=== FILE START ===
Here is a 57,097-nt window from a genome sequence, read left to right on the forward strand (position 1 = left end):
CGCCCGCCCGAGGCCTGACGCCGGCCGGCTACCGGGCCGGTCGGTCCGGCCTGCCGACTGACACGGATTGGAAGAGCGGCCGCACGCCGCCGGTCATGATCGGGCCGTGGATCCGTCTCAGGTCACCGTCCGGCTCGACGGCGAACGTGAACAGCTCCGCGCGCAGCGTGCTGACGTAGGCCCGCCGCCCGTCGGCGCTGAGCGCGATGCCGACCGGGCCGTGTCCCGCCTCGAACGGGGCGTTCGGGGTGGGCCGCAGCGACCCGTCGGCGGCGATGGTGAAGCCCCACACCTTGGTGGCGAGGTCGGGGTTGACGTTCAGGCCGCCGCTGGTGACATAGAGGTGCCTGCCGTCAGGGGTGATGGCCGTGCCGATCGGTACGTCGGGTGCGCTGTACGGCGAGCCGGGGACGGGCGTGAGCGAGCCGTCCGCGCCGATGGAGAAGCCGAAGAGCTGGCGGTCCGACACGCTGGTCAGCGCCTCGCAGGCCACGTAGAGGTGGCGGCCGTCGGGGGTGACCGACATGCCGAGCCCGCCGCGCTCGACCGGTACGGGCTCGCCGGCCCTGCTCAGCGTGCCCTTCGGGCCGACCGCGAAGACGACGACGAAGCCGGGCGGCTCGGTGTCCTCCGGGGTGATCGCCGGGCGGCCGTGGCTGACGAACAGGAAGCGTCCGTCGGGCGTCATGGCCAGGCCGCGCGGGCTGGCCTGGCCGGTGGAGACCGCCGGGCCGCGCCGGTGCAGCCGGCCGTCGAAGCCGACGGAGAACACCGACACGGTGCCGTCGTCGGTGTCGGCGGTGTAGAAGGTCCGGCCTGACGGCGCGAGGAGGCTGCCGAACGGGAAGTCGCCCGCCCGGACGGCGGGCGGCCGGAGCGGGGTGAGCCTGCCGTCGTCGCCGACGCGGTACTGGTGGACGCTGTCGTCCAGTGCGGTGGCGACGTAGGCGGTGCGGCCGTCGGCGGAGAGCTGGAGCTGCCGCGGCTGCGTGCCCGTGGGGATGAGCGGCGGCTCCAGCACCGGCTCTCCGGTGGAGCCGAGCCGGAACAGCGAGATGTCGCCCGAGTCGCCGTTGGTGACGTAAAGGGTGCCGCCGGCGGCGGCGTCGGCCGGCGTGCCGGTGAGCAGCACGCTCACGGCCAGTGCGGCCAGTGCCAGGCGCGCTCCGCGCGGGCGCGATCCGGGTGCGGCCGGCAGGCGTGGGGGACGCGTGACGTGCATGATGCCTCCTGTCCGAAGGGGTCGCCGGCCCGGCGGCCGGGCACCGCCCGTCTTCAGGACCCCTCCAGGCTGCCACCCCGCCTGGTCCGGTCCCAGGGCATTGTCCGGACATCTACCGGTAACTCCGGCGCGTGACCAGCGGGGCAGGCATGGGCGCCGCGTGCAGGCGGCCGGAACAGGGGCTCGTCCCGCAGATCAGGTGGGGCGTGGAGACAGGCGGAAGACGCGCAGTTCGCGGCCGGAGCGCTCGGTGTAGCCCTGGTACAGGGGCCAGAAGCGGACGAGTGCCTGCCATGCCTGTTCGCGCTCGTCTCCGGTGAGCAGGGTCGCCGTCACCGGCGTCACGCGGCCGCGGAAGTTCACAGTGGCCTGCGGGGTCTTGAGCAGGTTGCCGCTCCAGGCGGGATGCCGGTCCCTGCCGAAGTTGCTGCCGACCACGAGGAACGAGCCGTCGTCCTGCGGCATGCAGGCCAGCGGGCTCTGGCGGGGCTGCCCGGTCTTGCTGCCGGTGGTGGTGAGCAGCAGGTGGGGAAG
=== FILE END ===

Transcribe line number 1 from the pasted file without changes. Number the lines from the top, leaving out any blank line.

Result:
Here is a 57,097-nt window from a genome sequence, read left to right on the forward strand (position 1 = left end):